Personal Attention.
Aggressive Defense.

Photo of Thomas C. Mooney

Breathalyzer results may be unreliable

On Behalf of | Nov 5, 2019 | Criminal Defense

Maryland prosecutors often rely on Breathalyzer tests to convict people accused of drunk driving. However, a report from The New York Times highlights the challenges of such tests as well as their questionable accuracy. While the science underlying a breath test for blood alcohol concentration may be fundamentally valid, those scientific conditions are often not replicated in the roadside and even police station breath tests administered to people accused of driving under the influence. The report noted that in several states, judges have thrown over 30,000 Breathalyzer test results out of court due to their unreliability.

Some of the major problems with breath test machines include poor maintenance, human error and inaccurate calibration. In most cases, the machines were originally programmed correctly, although this may not be the case for older models that are no longer on the market. Some states may not update their lists of acceptable devices to remove old ones, despite the heavy penalties that can accompany a drunk driving conviction. For example, some types of Breathalyzers produce false readings if the person taking a test has had a breath mint. In other cases, the machine is simply too old and no longer functions properly.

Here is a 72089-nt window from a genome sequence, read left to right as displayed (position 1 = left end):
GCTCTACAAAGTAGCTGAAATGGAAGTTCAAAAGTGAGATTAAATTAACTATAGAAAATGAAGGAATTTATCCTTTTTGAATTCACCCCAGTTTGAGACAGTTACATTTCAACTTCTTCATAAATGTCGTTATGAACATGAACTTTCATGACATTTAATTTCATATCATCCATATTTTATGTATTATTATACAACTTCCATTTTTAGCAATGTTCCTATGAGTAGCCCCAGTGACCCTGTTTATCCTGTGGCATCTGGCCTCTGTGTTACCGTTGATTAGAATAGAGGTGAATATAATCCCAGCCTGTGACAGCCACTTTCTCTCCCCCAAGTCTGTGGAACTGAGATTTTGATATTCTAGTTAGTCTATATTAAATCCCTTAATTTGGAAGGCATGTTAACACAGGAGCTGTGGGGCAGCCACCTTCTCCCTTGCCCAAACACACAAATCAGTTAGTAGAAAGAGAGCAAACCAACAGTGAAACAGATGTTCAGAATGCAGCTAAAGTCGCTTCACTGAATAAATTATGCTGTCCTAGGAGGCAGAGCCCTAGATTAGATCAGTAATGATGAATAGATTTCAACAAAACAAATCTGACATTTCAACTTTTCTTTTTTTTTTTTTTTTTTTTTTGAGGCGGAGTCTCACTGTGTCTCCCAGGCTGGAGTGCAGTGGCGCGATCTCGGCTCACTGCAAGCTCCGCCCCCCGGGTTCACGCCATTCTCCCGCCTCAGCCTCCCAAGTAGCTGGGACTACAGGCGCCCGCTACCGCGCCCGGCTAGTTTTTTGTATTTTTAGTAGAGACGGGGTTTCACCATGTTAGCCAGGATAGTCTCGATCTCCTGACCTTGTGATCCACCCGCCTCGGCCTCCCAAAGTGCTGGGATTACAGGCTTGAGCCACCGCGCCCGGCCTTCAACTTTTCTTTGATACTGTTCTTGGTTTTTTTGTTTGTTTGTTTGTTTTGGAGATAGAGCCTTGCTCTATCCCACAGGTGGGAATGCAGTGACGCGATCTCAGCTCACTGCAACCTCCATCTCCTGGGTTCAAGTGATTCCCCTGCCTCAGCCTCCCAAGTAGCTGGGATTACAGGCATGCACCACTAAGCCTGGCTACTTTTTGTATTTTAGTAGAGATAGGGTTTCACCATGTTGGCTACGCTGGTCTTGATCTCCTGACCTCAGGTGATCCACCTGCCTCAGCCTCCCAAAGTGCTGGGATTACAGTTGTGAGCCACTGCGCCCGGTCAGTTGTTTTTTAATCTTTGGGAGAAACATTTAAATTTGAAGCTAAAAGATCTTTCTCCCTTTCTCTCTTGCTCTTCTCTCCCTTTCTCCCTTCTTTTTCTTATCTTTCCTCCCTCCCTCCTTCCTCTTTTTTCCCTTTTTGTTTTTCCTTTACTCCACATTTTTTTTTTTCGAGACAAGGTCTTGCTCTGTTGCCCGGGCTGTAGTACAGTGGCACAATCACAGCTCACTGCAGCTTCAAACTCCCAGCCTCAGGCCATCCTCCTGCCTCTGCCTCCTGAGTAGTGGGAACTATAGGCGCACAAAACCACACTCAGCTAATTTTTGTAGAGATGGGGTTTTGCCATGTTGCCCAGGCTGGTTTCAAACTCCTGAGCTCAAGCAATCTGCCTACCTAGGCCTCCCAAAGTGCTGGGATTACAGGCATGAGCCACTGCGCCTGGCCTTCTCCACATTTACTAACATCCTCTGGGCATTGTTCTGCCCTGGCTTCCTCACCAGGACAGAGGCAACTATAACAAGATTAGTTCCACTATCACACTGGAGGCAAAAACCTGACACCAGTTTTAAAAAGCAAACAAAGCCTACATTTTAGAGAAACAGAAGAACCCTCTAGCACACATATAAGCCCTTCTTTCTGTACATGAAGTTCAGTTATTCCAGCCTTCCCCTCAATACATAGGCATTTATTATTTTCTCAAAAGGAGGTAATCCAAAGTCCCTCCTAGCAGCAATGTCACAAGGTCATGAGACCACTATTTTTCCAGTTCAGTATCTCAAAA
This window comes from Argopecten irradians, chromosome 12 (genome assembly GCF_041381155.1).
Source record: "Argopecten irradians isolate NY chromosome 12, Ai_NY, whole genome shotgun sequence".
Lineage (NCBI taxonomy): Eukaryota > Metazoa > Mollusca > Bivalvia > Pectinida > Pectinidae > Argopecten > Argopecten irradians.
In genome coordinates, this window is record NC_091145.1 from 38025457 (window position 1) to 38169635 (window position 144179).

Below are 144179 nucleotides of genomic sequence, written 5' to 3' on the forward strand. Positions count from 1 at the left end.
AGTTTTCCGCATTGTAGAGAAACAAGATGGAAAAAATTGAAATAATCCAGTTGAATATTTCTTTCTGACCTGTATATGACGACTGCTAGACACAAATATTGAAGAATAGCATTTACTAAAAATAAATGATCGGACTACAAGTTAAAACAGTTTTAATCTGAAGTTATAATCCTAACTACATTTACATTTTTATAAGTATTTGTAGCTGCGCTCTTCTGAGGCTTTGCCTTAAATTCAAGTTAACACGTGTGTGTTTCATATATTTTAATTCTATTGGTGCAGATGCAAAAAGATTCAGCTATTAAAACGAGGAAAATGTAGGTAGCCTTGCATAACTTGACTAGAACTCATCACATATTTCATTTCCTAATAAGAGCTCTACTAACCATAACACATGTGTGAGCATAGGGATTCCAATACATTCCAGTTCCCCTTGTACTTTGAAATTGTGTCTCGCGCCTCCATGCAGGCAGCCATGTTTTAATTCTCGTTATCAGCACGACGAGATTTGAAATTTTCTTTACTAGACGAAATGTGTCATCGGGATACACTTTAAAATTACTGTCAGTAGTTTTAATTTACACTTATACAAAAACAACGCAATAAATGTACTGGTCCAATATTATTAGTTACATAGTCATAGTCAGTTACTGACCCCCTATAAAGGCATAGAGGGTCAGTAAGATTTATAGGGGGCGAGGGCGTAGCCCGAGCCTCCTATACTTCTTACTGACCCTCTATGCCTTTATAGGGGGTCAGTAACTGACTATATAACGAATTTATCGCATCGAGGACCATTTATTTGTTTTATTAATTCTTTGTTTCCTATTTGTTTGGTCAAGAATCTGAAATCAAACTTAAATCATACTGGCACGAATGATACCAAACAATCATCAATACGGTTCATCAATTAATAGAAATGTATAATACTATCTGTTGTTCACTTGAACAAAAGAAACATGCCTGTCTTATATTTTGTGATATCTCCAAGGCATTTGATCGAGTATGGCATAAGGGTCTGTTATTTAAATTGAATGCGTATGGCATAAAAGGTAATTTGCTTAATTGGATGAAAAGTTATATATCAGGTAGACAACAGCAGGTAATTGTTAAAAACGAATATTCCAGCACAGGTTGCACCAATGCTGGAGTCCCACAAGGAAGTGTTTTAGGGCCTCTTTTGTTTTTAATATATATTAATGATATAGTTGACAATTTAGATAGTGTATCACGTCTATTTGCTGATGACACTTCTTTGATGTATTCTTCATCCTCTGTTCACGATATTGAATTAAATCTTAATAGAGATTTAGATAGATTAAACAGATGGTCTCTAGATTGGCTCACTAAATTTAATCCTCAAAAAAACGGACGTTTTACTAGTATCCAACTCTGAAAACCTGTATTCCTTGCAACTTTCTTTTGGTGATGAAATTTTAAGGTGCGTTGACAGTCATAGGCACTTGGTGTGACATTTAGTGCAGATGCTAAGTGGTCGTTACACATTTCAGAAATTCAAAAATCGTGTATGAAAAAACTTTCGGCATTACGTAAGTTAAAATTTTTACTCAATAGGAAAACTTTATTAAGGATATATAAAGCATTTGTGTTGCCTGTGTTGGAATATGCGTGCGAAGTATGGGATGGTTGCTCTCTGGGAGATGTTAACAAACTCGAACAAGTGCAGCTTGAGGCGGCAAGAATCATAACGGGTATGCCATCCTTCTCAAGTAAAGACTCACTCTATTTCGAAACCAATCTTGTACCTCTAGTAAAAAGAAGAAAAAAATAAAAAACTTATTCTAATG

This is especially likely if the machine was not professionally calibrated and repaired regularly. The newspaper’s investigation found that some police departments developed their own chemical solutions for cleaning the devices rather than using a specialized substance from the manufacturer. One agency drilled a hole in a machine because it believed it produced results that were too low.

The consequences of these kinds of errors can be significant. A DUI conviction can lead to jail time, high fines or the loss of a driver’s license. People facing DUI charges can consult with a criminal defense attorney about their options to contest the allegations.